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Meenakshi Sundareshwara Temple


The History of Meenakshi – Sundareshwara Temple

The crowning glory of this historic city of Madurai is the sprawling Meenakshi Sundareswarar temple.

The origin of the Sri Meenakshi and Sundareshwarar Temple at Madurai in South India goes as far back as 1600 B.C. The temple stands as the quintessence of the timeless Vedic Tradition in its peak of grandeur and brilliance. Since antiquity, it has been glorified and extolled by celestial hymns especially from the last couple of millennia in the great Tamil literatures.

A Living, Grand Marvel of Highest Vedic Creation

Owing to its rich cultural heritage and architectural splendor, the Madurai city is often referred to as the ‘Athens of the East.’

Sri Meenakshi Sundareshwara Temple is one of the grandest temples of South India with breathtaking beauty, and a stunning history that is as much alive today as it was from its creation, captivating anyone into experincing the living presence of divine effortlessly. It is situated in the heart of Madurai, Tamil Nadu, India in the south side of the river Vaigai covering an area of 17 acres, with the entire city built around it in the form of a lotus. The city was laid out in the shape of square with a series of concentric streets culminating from the temple proving the construction genius from the ancient vedic times.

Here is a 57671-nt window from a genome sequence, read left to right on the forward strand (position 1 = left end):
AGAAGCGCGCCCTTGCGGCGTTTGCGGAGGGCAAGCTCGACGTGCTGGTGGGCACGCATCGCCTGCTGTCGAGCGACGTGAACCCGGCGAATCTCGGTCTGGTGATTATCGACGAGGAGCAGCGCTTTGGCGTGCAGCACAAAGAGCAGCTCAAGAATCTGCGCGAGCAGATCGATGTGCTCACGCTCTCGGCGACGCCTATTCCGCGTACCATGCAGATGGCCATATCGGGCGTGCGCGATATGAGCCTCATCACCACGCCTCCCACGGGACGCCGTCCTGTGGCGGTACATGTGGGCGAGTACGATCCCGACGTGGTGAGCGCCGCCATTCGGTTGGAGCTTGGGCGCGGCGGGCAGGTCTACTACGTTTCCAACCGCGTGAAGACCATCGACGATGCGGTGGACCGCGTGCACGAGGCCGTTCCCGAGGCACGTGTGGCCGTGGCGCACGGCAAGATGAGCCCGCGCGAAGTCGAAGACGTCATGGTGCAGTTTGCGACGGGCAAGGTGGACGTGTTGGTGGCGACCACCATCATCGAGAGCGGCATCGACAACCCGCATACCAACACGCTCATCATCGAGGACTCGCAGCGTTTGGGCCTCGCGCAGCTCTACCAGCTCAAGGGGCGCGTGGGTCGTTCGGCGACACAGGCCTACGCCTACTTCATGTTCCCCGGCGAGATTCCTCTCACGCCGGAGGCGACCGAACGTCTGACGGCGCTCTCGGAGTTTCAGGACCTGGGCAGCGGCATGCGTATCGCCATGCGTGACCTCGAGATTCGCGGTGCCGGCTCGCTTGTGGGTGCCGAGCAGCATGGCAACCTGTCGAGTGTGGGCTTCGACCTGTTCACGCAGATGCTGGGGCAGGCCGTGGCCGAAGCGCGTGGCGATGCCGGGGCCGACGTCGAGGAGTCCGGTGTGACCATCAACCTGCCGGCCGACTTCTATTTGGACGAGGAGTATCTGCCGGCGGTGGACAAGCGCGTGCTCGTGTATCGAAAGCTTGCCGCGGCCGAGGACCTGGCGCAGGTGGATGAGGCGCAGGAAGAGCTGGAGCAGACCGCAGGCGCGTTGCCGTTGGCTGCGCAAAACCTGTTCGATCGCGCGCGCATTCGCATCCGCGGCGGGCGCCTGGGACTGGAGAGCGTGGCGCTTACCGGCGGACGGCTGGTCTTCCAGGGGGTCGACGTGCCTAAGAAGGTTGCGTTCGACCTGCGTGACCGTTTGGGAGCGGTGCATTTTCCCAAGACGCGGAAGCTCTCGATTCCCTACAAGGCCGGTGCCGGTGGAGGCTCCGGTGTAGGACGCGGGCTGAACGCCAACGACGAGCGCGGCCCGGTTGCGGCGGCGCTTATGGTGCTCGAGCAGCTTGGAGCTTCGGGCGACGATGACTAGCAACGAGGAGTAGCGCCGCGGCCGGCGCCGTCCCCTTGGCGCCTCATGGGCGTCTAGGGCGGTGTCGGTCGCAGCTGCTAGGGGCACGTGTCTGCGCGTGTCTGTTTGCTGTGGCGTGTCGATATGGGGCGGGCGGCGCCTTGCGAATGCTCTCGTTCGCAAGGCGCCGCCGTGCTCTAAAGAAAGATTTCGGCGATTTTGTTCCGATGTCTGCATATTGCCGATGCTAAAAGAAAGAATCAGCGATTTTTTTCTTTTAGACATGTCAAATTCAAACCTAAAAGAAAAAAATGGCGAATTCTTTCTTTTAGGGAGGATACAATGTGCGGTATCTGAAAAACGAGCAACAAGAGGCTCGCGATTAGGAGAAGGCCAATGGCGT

Its majestic gateway towers (gopurams) invite you from a far distance to enter its sacred energy field. The temple stands as a living marvel bespeaking the vast glory of the timeless, rich vedic tradition.